This is MG’s new supermini, designed at the company’s Longbridge engineering centre and likely to go on sale here in 2011 following a Chinese debut in the second half of this year.
This concept version, called MG Zero, is a lightly modified version of the real thing, which will be called MG3. The showroom version will feature less elaborate exterior lighting and do without the (rather effective) LED-lit front grille, as well as the illuminated MG logos in the head restraints.
But the bodywork itself is representative of the showroom car, as are the outer casings of the headlamps and tail-lights. MG’s owner, SAIC, says the car was designed with a UK flavour from the start, the design team led by Briton Anthony Williams.
SAIC is aiming the car at so-called G-90 consumers, who are aged between 18 and 28 and expect a car with a high level of connectivity.
No details have been given of the MG’s interior equipment, but the advanced infotainment system of the newly launched Roewe 350, which has been developed in league with China’s second biggest mobile company, China Unicom, suggests that the MG3 could be pretty sophisticated in this area. Mechanically the MG3 follows the format of virtually every other supermini on the market. That means a transverse, front-wheel drive powertrain, MacPherson strut front suspension and an H-frame torsion beam rear axle.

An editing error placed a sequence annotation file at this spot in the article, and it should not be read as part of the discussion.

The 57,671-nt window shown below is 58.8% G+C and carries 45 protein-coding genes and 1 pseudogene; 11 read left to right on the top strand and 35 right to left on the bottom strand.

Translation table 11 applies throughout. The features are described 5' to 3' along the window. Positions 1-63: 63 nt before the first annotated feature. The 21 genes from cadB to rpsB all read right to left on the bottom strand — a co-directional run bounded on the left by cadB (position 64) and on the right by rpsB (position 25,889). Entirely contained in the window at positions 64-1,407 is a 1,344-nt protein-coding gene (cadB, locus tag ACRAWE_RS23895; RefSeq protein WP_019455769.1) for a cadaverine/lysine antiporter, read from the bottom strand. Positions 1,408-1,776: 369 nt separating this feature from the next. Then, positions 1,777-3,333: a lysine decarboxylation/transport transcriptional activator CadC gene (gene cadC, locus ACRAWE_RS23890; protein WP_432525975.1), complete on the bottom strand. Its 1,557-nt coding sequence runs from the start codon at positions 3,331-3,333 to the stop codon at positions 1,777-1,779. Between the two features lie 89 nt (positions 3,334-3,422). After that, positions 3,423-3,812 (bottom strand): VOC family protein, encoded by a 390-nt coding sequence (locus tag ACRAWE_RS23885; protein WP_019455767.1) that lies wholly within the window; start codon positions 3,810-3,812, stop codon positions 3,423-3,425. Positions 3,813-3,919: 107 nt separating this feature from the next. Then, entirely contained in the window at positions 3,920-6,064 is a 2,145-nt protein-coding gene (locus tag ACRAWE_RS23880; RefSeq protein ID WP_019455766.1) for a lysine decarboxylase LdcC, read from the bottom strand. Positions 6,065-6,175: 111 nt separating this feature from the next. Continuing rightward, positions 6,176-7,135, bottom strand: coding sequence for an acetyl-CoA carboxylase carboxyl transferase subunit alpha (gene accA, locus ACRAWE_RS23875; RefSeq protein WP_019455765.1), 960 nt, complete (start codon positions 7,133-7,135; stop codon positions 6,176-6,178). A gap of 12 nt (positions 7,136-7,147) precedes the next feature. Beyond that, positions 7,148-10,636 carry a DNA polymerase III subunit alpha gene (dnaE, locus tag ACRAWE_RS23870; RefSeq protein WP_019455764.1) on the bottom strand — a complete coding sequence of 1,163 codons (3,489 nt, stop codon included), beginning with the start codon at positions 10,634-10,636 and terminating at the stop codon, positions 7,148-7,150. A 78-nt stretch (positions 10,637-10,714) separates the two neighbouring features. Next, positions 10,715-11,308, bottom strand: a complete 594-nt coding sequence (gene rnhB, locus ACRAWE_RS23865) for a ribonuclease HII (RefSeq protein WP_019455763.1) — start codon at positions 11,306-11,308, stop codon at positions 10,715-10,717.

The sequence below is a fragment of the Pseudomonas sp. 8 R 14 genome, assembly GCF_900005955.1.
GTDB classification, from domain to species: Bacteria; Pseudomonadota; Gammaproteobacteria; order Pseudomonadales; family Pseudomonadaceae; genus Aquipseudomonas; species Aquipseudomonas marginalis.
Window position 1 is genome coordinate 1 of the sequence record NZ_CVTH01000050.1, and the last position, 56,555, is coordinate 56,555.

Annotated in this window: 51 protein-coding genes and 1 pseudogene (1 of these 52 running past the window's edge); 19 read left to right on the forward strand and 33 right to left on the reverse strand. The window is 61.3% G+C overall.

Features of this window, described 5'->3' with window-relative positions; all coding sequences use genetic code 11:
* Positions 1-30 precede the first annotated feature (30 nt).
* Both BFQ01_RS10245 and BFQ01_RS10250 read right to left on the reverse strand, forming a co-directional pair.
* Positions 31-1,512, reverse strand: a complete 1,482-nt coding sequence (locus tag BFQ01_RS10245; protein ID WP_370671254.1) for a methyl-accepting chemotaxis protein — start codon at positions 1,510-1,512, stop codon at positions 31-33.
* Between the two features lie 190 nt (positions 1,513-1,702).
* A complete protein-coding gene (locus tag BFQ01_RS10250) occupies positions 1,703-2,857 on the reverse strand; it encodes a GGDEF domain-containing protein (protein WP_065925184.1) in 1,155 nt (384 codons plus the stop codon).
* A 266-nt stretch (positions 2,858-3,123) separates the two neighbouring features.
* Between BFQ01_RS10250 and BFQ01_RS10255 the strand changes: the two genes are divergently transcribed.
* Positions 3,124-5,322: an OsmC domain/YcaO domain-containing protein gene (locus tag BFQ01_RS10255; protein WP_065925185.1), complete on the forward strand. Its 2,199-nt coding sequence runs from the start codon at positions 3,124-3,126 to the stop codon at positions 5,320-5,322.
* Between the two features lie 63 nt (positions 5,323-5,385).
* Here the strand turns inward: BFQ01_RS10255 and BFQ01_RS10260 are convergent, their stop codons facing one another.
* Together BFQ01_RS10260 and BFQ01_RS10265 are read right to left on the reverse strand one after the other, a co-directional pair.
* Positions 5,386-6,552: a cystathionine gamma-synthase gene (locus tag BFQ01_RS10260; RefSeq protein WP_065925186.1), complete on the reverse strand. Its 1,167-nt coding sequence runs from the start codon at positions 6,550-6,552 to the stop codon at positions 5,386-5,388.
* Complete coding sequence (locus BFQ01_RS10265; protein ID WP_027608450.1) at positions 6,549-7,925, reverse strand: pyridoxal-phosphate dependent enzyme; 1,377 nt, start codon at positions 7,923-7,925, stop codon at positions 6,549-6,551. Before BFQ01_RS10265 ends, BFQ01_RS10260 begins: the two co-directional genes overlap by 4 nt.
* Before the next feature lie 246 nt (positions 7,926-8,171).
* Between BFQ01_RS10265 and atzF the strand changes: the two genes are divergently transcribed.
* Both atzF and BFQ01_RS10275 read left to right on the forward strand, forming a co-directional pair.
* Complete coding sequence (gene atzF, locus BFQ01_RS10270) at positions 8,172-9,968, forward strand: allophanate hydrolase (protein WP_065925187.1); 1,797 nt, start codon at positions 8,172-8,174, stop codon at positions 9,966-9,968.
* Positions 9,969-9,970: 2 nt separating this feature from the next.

Although the layout is identical to that of the MG Streetwise that this car will replace in China (that’s the Streetwise, cross-over version of the ancient Rover 25, which is moderately popular in what is now its home market), the MG3 rides on an all-new platform that shares no parts with the outgoing model.
SAIC product planning boss Liu Tao says the new MG’s wheelbase is the biggest in its class at 2.5m, and provides above-average interior space as a result. A glance through the locked doors of the show car confirmed above-average rear room.